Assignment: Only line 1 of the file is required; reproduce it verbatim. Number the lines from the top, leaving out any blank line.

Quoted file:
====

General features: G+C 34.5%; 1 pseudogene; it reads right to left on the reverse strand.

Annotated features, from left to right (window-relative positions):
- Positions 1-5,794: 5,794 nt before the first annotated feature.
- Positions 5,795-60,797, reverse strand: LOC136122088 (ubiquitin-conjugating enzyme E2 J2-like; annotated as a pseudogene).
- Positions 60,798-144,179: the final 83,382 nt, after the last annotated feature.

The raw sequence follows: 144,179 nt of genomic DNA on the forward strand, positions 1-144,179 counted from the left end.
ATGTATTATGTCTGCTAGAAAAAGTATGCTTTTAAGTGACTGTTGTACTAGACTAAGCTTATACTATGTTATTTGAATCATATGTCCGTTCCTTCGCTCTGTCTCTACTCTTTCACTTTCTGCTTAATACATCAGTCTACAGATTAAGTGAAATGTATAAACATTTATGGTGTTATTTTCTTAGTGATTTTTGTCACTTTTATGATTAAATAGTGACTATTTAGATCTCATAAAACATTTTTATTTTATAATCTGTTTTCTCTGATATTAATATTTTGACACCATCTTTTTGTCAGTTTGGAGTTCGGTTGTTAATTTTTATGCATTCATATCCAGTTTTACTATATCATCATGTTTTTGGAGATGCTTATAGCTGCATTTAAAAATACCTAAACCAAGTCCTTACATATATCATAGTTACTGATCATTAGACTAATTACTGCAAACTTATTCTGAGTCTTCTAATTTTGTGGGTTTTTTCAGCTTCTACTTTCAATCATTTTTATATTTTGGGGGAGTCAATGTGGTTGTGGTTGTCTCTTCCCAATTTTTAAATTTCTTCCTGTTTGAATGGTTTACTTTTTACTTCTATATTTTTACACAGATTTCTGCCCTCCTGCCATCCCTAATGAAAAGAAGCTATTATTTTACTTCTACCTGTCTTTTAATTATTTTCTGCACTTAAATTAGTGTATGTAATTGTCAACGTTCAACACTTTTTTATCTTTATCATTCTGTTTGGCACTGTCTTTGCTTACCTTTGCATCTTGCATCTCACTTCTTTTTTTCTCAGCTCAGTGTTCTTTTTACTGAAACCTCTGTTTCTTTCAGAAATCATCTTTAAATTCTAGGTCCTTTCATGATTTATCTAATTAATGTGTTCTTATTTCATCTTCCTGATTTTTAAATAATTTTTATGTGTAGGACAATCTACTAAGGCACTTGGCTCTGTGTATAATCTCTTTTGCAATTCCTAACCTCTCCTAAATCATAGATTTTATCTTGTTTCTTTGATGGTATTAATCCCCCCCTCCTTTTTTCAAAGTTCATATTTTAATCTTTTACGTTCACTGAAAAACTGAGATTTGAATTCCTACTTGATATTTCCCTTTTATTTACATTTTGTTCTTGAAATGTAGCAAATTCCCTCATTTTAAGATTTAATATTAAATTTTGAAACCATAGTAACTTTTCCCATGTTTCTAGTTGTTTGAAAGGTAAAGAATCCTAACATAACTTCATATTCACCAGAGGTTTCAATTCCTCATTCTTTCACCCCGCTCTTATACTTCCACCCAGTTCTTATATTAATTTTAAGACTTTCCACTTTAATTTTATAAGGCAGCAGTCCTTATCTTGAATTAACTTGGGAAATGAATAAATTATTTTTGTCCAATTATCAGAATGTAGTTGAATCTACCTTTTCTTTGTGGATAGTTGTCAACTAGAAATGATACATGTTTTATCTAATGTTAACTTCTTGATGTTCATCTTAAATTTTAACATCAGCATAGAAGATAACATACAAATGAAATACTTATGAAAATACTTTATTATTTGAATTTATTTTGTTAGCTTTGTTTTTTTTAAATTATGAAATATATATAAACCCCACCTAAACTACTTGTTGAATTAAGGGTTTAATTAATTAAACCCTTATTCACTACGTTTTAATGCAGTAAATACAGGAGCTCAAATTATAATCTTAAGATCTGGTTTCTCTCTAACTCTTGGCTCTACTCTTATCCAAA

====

General features: G+C 34.5%; 1 pseudogene; it reads right to left on the reverse strand.